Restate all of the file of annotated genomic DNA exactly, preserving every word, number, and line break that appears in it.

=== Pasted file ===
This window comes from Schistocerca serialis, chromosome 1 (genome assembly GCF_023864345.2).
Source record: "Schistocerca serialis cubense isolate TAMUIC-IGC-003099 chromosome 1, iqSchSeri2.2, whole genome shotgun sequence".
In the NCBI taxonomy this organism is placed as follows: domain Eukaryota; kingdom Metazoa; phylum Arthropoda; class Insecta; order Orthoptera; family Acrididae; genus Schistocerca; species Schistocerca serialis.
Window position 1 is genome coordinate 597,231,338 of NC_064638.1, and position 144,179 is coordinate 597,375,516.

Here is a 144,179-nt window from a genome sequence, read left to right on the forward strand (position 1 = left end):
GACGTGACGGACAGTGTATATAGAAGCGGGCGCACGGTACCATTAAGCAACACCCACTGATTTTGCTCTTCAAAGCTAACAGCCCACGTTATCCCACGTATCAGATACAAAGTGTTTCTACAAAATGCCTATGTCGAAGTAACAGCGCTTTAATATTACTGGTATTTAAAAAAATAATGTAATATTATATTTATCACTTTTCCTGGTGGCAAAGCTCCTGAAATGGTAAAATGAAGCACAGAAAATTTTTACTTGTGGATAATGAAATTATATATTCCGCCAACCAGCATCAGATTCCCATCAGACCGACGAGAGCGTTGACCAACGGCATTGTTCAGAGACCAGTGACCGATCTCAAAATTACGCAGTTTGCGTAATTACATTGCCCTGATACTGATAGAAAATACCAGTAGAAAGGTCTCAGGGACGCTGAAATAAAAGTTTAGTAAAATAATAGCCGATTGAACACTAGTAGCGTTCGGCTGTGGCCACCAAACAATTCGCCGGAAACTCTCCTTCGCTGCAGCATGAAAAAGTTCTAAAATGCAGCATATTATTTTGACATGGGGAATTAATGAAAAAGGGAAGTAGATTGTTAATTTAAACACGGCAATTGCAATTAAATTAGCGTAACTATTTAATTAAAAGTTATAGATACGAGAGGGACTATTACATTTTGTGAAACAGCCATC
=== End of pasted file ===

This window comes from Schistocerca serialis, chromosome 1 (genome assembly GCF_023864345.2).
Source record: "Schistocerca serialis cubense isolate TAMUIC-IGC-003099 chromosome 1, iqSchSeri2.2, whole genome shotgun sequence".
In the NCBI taxonomy this organism is placed as follows: domain Eukaryota; kingdom Metazoa; phylum Arthropoda; class Insecta; order Orthoptera; family Acrididae; genus Schistocerca; species Schistocerca serialis.
Window position 1 is genome coordinate 597,231,338 of NC_064638.1, and position 144,179 is coordinate 597,375,516.

Here is a 144,179-nt window from a genome sequence, read left to right on the forward strand (position 1 = left end):
GACGTGACGGACAGTGTATATAGAAGCGGGCGCACGGTACCATTAAGCAACACCCACTGATTTTGCTCTTCAAAGCTAACAGCCCACGTTATCCCACGTATCAGATACAAAGTGTTTCTACAAAATGCCTATGTCGAAGTAACAGCGCTTTAATATTACTGGTATTTAAAAAAATAATGTAATATTATATTTATCACTTTTCCTGGTGGCAAAGCTCCTGAAATGGTAAAATGAAGCACAGAAAATTTTTACTTGTGGATAATGAAATTATATATTCCGCCAACCAGCATCAGATTCCCATCAGACCGACGAGAGCGTTGACCAACGGCATTGTTCAGAGACCAGTGACCGATCTCAAAATTACGCAGTTTGCGTAATTACATTGCCCTGATACTGATAGAAAATACCAGTAGAAAGGTCTCAGGGACGCTGAAATAAAAGTTTAGTAAAATAATAGCCGATTGAACACTAGTAGCGTTCGGCTGTGGCCACCAAACAATTCGCCGGAAACTCTCCTTCGCTGCAGCATGAAAAAGTTCTAAAATGCAGCATATTATTTTGACATGGGGAATTAATGAAAAAGGGAAGTAGATTGTTAATTTAAACACGGCAATTGCAATTAAATTAGCGTAACTATTTAATTAAAAGTTATAGATACGAGAGGGACTATTACATTTTGTGAAACAGCCATC